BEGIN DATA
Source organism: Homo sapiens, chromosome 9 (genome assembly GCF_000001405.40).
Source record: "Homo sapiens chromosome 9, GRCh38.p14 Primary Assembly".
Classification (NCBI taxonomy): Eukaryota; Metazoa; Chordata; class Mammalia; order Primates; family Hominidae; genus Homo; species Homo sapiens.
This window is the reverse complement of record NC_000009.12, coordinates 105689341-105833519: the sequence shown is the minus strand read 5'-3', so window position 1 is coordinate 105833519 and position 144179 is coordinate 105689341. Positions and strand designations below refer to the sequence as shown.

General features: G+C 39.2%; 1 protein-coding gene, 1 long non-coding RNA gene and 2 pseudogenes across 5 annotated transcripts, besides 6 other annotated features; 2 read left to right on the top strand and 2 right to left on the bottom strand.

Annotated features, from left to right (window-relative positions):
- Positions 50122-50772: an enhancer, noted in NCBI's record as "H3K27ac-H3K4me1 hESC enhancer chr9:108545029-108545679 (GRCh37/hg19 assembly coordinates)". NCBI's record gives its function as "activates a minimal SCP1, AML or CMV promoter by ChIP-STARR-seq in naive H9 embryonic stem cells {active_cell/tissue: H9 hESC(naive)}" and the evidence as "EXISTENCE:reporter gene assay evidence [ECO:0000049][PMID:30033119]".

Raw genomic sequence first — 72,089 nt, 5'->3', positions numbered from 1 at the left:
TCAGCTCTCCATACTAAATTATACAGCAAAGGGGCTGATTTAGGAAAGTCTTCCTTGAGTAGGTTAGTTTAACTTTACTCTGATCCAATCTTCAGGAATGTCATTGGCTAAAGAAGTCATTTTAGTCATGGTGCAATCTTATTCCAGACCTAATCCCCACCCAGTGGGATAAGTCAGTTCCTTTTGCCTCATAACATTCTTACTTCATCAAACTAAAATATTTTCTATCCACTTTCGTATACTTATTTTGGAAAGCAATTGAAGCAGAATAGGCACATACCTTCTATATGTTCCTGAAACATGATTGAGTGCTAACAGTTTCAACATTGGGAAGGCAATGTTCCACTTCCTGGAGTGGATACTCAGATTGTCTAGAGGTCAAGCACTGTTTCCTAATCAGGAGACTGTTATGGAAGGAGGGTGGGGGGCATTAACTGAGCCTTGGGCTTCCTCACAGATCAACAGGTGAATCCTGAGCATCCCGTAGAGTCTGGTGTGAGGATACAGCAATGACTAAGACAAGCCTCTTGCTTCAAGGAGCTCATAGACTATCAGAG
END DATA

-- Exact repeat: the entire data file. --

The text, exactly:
Source organism: Homo sapiens, chromosome 9 (genome assembly GCF_000001405.40).
Source record: "Homo sapiens chromosome 9, GRCh38.p14 Primary Assembly".
Classification (NCBI taxonomy): Eukaryota; Metazoa; Chordata; class Mammalia; order Primates; family Hominidae; genus Homo; species Homo sapiens.
This window is the reverse complement of record NC_000009.12, coordinates 105689341-105833519: the sequence shown is the minus strand read 5'-3', so window position 1 is coordinate 105833519 and position 144179 is coordinate 105689341. Positions and strand designations below refer to the sequence as shown.

General features: G+C 39.2%; 1 protein-coding gene, 1 long non-coding RNA gene and 2 pseudogenes across 5 annotated transcripts, besides 6 other annotated features; 2 read left to right on the top strand and 2 right to left on the bottom strand.

Annotated features, from left to right (window-relative positions):
- Positions 50122-50772: an enhancer, noted in NCBI's record as "H3K27ac-H3K4me1 hESC enhancer chr9:108545029-108545679 (GRCh37/hg19 assembly coordinates)". NCBI's record gives its function as "activates a minimal SCP1, AML or CMV promoter by ChIP-STARR-seq in naive H9 embryonic stem cells {active_cell/tissue: H9 hESC(naive)}" and the evidence as "EXISTENCE:reporter gene assay evidence [ECO:0000049][PMID:30033119]".

Raw genomic sequence first — 72,089 nt, 5'->3', positions numbered from 1 at the left:
TCAGCTCTCCATACTAAATTATACAGCAAAGGGGCTGATTTAGGAAAGTCTTCCTTGAGTAGGTTAGTTTAACTTTACTCTGATCCAATCTTCAGGAATGTCATTGGCTAAAGAAGTCATTTTAGTCATGGTGCAATCTTATTCCAGACCTAATCCCCACCCAGTGGGATAAGTCAGTTCCTTTTGCCTCATAACATTCTTACTTCATCAAACTAAAATATTTTCTATCCACTTTCGTATACTTATTTTGGAAAGCAATTGAAGCAGAATAGGCACATACCTTCTATATGTTCCTGAAACATGATTGAGTGCTAACAGTTTCAACATTGGGAAGGCAATGTTCCACTTCCTGGAGTGGATACTCAGATTGTCTAGAGGTCAAGCACTGTTTCCTAATCAGGAGACTGTTATGGAAGGAGGGTGGGGGGCATTAACTGAGCCTTGGGCTTCCTCACAGATCAACAGGTGAATCCTGAGCATCCCGTAGAGTCTGGTGTGAGGATACAGCAATGACTAAGACAAGCCTCTTGCTTCAAGGAGCTCATAGACTATCAGAG